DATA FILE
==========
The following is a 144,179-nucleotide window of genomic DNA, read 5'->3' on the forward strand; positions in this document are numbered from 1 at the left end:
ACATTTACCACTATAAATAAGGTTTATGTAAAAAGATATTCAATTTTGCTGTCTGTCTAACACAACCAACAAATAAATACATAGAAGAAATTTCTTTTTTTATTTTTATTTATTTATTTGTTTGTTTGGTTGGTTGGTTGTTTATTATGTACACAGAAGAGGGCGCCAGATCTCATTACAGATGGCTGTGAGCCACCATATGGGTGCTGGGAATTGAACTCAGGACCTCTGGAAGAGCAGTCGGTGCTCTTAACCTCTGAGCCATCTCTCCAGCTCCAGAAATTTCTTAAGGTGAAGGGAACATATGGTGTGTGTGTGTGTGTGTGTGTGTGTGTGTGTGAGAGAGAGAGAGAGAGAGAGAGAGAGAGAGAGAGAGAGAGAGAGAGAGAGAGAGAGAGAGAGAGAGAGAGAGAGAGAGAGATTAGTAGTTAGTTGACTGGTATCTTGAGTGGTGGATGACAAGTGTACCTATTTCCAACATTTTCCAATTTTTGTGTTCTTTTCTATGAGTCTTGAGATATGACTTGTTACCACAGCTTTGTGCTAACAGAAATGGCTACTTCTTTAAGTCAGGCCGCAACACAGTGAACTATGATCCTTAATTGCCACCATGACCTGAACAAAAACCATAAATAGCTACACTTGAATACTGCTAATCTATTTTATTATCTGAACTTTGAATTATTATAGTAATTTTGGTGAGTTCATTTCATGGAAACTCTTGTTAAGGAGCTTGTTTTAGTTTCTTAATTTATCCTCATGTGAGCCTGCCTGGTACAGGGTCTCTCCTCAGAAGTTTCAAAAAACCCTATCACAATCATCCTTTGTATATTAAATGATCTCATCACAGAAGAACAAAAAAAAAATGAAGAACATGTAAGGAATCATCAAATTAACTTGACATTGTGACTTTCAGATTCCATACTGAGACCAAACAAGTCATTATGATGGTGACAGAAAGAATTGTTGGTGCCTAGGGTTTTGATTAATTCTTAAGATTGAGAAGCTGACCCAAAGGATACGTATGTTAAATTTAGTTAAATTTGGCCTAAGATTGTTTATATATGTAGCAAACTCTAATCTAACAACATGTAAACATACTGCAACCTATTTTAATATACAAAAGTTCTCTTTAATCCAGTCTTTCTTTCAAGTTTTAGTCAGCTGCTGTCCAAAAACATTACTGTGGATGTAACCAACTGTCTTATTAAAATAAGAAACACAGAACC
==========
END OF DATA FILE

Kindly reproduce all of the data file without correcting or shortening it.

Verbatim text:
The following is a 144,179-nucleotide window of genomic DNA, read 5'->3' on the forward strand; positions in this document are numbered from 1 at the left end:
ACATTTACCACTATAAATAAGGTTTATGTAAAAAGATATTCAATTTTGCTGTCTGTCTAACACAACCAACAAATAAATACATAGAAGAAATTTCTTTTTTTATTTTTATTTATTTATTTGTTTGTTTGGTTGGTTGGTTGTTTATTATGTACACAGAAGAGGGCGCCAGATCTCATTACAGATGGCTGTGAGCCACCATATGGGTGCTGGGAATTGAACTCAGGACCTCTGGAAGAGCAGTCGGTGCTCTTAACCTCTGAGCCATCTCTCCAGCTCCAGAAATTTCTTAAGGTGAAGGGAACATATGGTGTGTGTGTGTGTGTGTGTGTGTGTGTGTGTGAGAGAGAGAGAGAGAGAGAGAGAGAGAGAGAGAGAGAGAGAGAGAGAGAGAGAGAGAGAGAGAGAGAGAGAGAGAGAGAGATTAGTAGTTAGTTGACTGGTATCTTGAGTGGTGGATGACAAGTGTACCTATTTCCAACATTTTCCAATTTTTGTGTTCTTTTCTATGAGTCTTGAGATATGACTTGTTACCACAGCTTTGTGCTAACAGAAATGGCTACTTCTTTAAGTCAGGCCGCAACACAGTGAACTATGATCCTTAATTGCCACCATGACCTGAACAAAAACCATAAATAGCTACACTTGAATACTGCTAATCTATTTTATTATCTGAACTTTGAATTATTATAGTAATTTTGGTGAGTTCATTTCATGGAAACTCTTGTTAAGGAGCTTGTTTTAGTTTCTTAATTTATCCTCATGTGAGCCTGCCTGGTACAGGGTCTCTCCTCAGAAGTTTCAAAAAACCCTATCACAATCATCCTTTGTATATTAAATGATCTCATCACAGAAGAACAAAAAAAAAATGAAGAACATGTAAGGAATCATCAAATTAACTTGACATTGTGACTTTCAGATTCCATACTGAGACCAAACAAGTCATTATGATGGTGACAGAAAGAATTGTTGGTGCCTAGGGTTTTGATTAATTCTTAAGATTGAGAAGCTGACCCAAAGGATACGTATGTTAAATTTAGTTAAATTTGGCCTAAGATTGTTTATATATGTAGCAAACTCTAATCTAACAACATGTAAACATACTGCAACCTATTTTAATATACAAAAGTTCTCTTTAATCCAGTCTTTCTTTCAAGTTTTAGTCAGCTGCTGTCCAAAAACATTACTGTGGATGTAACCAACTGTCTTATTAAAATAAGAAACACAGAACC